Business

Transferable marriage allowance – mind the gap

Some married couples can now claim additional tax relief
Malachy McLernon

QUESTION: I work full-time and my wife works part-time. I have been told that I can apply to claim a marriage allowance relief. What is this and how do I make my claim?

Answer: If you're married or in a civil partnership, you can register for the Marriage Allowance, a tax break which could save you up to £220 a year.

The Marriage Allowance was introduced in 2015 and it essentially allows you to transfer some of your tax-free personal allowance across to your partner, or for your partner to transfer some of theirs to you, so that you as a couple can reduce the amount of tax you pay.

Say, for example, your spouse or partner earns £5,000 a year doing part-time work, then they'll still have £6,000 of their personal allowance left over.

This means they can then transfer £1,100 of this to you, bumping up your total tax-free allowance to £12,100. And that means you won't be charged basic rate tax at 20 per cent on the bit extra, which is equivalent to a saving of £220 a year (20 per cent of £1,100).

Not every married couple can claim the marriage allowance. It is only possible to transfer some of your personal allowance across to a partner or spouse if they don't pay more than the basic rate of income tax.

That means from April, they must be earning between £11,001 and £42,999 a year to qualify. If they are a higher rate taxpayer earning more than this amount, you won't be allowed to transfer any of your allowance across.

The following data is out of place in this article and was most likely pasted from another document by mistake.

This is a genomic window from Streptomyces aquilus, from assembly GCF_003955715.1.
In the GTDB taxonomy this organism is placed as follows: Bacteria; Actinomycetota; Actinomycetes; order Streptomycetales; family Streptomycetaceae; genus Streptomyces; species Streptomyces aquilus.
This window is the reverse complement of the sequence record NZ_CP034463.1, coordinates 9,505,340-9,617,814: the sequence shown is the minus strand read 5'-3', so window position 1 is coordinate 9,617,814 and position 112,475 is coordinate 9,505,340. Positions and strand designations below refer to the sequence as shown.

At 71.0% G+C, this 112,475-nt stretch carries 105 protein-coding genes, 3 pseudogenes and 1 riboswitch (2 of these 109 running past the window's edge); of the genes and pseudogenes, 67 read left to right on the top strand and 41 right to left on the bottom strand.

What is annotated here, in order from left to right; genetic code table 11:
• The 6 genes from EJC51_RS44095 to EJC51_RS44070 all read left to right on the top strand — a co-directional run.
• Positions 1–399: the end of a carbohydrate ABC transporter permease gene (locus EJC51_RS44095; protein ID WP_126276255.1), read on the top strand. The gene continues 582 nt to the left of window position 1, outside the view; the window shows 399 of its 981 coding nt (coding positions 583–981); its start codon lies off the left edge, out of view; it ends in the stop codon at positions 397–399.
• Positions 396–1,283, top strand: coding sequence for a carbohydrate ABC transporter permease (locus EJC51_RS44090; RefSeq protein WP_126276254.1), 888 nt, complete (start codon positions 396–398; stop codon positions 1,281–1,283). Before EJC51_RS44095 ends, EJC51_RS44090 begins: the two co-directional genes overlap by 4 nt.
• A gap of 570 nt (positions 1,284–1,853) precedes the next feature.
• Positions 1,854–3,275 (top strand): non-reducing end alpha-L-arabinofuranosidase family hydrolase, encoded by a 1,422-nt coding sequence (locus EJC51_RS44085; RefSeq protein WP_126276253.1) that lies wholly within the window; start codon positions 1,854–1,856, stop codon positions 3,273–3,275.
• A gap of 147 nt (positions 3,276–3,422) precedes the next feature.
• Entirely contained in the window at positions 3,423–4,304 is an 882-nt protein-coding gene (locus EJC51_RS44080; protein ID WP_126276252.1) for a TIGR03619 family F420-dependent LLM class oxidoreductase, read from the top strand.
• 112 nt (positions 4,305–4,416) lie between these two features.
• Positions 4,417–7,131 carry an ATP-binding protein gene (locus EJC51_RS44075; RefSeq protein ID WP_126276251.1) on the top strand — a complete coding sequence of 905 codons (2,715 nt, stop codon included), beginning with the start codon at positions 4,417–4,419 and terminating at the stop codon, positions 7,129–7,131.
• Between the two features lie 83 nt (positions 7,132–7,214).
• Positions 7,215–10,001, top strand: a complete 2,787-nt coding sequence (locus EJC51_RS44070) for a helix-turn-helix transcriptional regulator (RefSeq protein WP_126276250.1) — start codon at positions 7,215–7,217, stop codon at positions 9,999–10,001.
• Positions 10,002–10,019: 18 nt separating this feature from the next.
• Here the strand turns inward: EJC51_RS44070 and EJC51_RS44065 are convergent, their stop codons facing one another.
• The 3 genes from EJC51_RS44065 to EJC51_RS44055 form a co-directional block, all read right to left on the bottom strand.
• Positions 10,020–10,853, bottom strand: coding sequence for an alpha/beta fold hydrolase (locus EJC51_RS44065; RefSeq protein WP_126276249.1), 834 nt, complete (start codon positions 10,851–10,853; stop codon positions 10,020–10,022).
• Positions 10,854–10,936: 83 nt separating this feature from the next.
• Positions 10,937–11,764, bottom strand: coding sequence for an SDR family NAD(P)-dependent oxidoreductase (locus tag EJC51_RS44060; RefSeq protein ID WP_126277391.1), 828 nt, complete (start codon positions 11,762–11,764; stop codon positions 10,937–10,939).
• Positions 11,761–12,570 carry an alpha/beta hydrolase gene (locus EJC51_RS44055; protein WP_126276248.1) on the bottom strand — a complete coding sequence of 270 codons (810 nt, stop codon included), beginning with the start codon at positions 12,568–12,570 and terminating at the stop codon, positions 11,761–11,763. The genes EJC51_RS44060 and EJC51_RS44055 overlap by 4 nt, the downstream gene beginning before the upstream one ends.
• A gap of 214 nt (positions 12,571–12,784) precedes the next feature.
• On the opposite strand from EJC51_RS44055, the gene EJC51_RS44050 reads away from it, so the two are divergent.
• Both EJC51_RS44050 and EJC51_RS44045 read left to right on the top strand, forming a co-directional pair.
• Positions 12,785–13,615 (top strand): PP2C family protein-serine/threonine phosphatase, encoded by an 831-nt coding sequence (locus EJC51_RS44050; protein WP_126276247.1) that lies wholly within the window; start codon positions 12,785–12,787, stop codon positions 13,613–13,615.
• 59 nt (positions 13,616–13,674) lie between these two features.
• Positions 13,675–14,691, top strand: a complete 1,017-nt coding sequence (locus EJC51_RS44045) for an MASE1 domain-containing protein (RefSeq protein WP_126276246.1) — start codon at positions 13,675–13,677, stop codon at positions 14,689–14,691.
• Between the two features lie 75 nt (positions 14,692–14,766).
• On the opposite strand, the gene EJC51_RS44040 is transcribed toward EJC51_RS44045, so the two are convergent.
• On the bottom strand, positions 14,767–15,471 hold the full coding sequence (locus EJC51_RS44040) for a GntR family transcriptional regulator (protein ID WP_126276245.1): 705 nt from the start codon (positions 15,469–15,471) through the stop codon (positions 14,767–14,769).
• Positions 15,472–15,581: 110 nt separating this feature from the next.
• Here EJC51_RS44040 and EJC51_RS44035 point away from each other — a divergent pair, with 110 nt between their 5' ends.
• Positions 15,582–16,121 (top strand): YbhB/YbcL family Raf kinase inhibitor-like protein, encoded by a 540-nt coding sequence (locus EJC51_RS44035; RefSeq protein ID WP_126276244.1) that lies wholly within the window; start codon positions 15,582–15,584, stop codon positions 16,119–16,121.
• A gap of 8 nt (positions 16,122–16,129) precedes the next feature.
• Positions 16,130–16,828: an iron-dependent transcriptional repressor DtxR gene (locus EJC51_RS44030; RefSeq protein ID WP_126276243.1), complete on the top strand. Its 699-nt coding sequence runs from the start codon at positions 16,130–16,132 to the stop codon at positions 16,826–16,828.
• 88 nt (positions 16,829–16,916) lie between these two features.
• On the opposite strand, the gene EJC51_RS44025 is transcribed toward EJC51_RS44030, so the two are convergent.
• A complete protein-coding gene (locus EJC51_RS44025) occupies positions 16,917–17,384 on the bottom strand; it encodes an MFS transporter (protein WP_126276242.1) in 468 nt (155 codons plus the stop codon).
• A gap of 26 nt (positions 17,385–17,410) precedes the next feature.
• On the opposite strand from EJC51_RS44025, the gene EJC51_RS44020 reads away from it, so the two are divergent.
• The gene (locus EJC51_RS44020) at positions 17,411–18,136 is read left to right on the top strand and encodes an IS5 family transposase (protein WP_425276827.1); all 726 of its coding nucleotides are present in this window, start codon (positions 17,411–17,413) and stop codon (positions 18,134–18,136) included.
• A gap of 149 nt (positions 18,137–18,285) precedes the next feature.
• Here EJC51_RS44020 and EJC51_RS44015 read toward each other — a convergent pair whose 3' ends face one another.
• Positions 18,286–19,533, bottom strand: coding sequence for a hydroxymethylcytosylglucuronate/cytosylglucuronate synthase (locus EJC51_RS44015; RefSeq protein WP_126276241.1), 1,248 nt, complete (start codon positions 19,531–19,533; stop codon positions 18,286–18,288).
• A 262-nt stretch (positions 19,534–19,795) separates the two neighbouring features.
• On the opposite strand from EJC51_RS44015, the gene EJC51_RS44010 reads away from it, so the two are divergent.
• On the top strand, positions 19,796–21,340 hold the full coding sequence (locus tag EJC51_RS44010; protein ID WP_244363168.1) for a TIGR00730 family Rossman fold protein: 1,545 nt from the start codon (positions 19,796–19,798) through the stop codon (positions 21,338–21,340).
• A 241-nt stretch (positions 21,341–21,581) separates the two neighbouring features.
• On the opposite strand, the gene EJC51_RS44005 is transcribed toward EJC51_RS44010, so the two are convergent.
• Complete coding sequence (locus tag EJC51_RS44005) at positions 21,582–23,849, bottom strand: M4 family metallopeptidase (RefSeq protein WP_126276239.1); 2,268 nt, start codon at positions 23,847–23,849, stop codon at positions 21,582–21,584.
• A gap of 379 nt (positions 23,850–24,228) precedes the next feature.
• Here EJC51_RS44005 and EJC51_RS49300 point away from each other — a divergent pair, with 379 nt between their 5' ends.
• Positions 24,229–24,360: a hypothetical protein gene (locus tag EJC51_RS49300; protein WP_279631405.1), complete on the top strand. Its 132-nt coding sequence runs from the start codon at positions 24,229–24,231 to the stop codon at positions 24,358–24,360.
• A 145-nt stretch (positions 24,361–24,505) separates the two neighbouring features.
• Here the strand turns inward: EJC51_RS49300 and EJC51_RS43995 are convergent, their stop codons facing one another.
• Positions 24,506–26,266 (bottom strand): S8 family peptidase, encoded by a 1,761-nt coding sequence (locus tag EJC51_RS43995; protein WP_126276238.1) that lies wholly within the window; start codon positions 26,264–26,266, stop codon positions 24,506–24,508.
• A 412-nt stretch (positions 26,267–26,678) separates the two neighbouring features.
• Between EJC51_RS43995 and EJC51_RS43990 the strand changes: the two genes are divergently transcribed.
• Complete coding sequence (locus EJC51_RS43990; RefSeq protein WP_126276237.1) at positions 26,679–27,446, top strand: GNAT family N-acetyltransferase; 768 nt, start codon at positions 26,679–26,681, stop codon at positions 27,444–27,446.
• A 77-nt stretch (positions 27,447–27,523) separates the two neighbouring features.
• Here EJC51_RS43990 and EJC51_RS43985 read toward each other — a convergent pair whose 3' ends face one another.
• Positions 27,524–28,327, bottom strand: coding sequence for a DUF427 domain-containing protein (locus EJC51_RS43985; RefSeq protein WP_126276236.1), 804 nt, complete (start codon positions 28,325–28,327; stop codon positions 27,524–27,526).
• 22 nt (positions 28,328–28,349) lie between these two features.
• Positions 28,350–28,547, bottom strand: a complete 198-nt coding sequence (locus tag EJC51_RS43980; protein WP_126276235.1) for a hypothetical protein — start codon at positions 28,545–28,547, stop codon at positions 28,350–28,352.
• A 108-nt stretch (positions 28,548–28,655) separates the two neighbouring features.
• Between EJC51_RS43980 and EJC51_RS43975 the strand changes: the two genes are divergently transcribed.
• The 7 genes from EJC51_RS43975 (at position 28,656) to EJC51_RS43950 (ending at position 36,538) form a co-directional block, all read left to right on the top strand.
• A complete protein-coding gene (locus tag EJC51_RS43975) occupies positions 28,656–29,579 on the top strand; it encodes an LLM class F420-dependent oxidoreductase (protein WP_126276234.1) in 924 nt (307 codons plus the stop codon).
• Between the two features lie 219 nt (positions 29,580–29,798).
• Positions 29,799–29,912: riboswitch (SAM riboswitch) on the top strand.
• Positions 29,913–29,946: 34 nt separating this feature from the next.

In order to qualify for the tax break, the following circumstances must apply:

• You're married or in a civil partnership (just living together doesn't count).

• Both parties need to be born on or after April 6 1935.

• One of you needs to be a non-taxpayer, which usually just means earning less than the £11,000 personal allowance (£10,600 for 2015/16).

• The other one of you needs to be a basic 20 per cent rate taxpayer (couples with a higher- or additional-rate taxpayer aren't eligible for this allowance). This means you'd normally need to earn less than £43,000 (£42,385 for 2015/16).

The government estimate that more than four-million married couples and 15,000 civil partnerships will be eligible for this tax break. The marriage tax allowance started on April 6 2015, and in year one was worth £212.

For the new tax year starting on April 6 2016, it's worth £220. Plus claim it now and it's backdated so many get last year's and this year's allowance - £432.

Whoever receives the allowance, whether it's you or your partner, will get the money in their pay packet each month. Your or their tax code will be altered to take account of the bigger personal allowance.

Since its introduction in 2015, the marriage allowance has been met with problems and resistance. Recent research findings published by HMRC demonstrates the gap between expectation and reality.

However, the claim process is relatively straightforward and where the fact pattern fits, a married couple can save £432 by making the claim for this year and last year. Government figures have indicated that more than 3.6 million people are missing out on this money.

:: Malachy McLernon (m.mclernon@pkffpm.com) is director at PKF-FPM Accountants (www. pkffpm.com)

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